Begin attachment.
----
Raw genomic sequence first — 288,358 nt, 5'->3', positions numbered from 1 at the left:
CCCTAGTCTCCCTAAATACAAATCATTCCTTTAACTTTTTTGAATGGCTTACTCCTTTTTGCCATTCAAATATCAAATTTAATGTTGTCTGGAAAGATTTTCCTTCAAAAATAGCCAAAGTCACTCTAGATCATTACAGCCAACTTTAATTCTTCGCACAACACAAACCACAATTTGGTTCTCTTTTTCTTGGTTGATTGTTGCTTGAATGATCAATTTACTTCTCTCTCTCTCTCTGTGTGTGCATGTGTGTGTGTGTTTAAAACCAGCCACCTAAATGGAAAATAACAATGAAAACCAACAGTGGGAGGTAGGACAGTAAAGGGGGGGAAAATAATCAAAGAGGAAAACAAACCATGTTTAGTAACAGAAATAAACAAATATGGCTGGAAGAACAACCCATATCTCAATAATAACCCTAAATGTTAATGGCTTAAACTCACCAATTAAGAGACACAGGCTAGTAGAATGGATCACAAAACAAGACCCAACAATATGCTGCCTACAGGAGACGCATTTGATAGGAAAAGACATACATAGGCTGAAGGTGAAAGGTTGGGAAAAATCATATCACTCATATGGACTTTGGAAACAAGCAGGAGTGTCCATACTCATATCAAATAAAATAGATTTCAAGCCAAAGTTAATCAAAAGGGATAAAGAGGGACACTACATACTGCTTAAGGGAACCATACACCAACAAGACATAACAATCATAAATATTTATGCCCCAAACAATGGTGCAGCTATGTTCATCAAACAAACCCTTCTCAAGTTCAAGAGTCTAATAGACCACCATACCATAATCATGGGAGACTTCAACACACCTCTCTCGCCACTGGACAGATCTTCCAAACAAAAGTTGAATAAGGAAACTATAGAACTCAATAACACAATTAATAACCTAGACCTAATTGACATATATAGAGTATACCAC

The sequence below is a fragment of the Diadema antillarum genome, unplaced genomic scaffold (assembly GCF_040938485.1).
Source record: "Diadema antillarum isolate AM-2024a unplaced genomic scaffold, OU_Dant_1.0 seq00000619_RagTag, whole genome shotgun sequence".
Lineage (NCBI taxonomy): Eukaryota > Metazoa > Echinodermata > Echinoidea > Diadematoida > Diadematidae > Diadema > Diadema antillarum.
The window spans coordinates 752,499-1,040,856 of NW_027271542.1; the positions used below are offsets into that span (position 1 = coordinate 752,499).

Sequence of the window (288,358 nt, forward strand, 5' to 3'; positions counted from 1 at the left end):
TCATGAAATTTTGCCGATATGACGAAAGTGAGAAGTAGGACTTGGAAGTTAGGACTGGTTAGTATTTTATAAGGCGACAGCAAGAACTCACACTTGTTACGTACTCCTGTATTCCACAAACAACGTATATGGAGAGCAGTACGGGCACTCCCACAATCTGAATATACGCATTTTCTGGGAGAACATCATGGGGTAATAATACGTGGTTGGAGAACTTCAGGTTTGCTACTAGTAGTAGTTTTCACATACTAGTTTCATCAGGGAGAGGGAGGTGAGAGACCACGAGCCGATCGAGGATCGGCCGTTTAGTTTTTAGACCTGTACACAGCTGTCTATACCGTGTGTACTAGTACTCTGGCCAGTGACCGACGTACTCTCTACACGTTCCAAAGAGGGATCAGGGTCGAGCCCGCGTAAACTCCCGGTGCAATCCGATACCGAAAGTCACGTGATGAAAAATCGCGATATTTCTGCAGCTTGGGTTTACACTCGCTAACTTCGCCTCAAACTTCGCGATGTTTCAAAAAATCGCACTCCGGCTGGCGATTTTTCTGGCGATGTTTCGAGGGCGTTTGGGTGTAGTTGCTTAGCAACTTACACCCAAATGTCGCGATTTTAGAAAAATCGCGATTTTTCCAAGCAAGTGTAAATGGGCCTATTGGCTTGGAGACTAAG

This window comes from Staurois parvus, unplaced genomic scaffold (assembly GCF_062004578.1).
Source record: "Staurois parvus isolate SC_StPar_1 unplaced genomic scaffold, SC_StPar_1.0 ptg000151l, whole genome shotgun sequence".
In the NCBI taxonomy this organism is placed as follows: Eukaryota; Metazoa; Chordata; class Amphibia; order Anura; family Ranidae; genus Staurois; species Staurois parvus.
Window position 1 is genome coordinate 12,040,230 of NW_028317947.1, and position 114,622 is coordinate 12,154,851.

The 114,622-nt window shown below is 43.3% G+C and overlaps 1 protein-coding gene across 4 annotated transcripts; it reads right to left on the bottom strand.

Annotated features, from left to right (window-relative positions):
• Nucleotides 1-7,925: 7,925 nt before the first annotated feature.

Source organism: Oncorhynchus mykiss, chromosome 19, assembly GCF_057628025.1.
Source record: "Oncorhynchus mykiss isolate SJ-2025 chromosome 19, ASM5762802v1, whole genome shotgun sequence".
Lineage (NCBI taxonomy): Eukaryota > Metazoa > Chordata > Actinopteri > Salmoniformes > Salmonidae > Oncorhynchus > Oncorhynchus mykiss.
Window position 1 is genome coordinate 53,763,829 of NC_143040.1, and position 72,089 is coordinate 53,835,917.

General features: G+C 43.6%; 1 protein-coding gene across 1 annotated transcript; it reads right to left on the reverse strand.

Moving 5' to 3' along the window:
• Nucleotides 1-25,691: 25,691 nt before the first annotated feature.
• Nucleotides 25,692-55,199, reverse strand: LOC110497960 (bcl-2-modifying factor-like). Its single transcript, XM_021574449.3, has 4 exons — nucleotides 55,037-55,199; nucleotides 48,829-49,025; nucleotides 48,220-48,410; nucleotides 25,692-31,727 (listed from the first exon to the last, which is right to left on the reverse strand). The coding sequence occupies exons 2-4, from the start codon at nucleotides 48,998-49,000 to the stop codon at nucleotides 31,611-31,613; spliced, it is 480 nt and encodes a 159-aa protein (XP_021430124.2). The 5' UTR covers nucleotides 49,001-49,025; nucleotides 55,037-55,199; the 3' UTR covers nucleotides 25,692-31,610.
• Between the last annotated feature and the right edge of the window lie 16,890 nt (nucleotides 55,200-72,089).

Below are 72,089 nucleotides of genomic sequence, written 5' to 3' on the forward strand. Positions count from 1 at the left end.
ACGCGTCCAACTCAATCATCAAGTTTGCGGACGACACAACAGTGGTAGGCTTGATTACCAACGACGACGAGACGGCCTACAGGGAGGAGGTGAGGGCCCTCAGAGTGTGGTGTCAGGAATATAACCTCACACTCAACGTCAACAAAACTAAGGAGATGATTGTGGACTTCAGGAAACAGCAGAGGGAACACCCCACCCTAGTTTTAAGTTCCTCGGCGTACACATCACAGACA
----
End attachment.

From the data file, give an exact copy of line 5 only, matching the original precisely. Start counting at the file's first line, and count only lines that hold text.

Lineage (NCBI taxonomy): Eukaryota > Metazoa > Echinodermata > Echinoidea > Diadematoida > Diadematidae > Diadema > Diadema antillarum.